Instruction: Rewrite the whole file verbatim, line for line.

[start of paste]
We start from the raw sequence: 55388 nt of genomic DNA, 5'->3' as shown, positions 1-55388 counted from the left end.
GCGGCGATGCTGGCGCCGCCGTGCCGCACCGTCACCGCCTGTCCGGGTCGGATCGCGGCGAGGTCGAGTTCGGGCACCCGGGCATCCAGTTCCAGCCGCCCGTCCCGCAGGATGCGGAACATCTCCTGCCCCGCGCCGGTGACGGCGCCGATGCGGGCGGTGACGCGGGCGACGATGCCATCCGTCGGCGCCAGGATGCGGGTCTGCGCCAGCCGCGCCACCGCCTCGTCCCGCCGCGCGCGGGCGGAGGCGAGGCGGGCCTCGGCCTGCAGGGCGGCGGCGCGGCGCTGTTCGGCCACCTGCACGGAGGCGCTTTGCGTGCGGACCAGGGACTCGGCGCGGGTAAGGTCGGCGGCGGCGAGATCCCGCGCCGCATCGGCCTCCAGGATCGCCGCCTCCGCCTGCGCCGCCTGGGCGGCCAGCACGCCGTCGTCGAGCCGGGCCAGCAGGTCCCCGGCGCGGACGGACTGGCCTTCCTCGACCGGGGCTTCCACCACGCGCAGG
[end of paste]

We start from the raw sequence: 55388 nt of genomic DNA, 5'->3' as shown, positions 1-55388 counted from the left end.
GCGGCGATGCTGGCGCCGCCGTGCCGCACCGTCACCGCCTGTCCGGGTCGGATCGCGGCGAGGTCGAGTTCGGGCACCCGGGCATCCAGTTCCAGCCGCCCGTCCCGCAGGATGCGGAACATCTCCTGCCCCGCGCCGGTGACGGCGCCGATGCGGGCGGTGACGCGGGCGACGATGCCATCCGTCGGCGCCAGGATGCGGGTCTGCGCCAGCCGCGCCACCGCCTCGTCCCGCCGCGCGCGGGCGGAGGCGAGGCGGGCCTCGGCCTGCAGGGCGGCGGCGCGGCGCTGTTCGGCCACCTGCACGGAGGCGCTTTGCGTGCGGACCAGGGACTCGGCGCGGGTAAGGTCGGCGGCGGCGAGATCCCGCGCCGCATCGGCCTCCAGGATCGCCGCCTCCGCCTGCGCCGCCTGGGCGGCCAGCACGCCGTCGTCGAGCCGGGCCAGCAGGTCCCCGGCGCGGACGGACTGGCCTTCCTCGACCGGGGCTTCCACCACGCGCAGG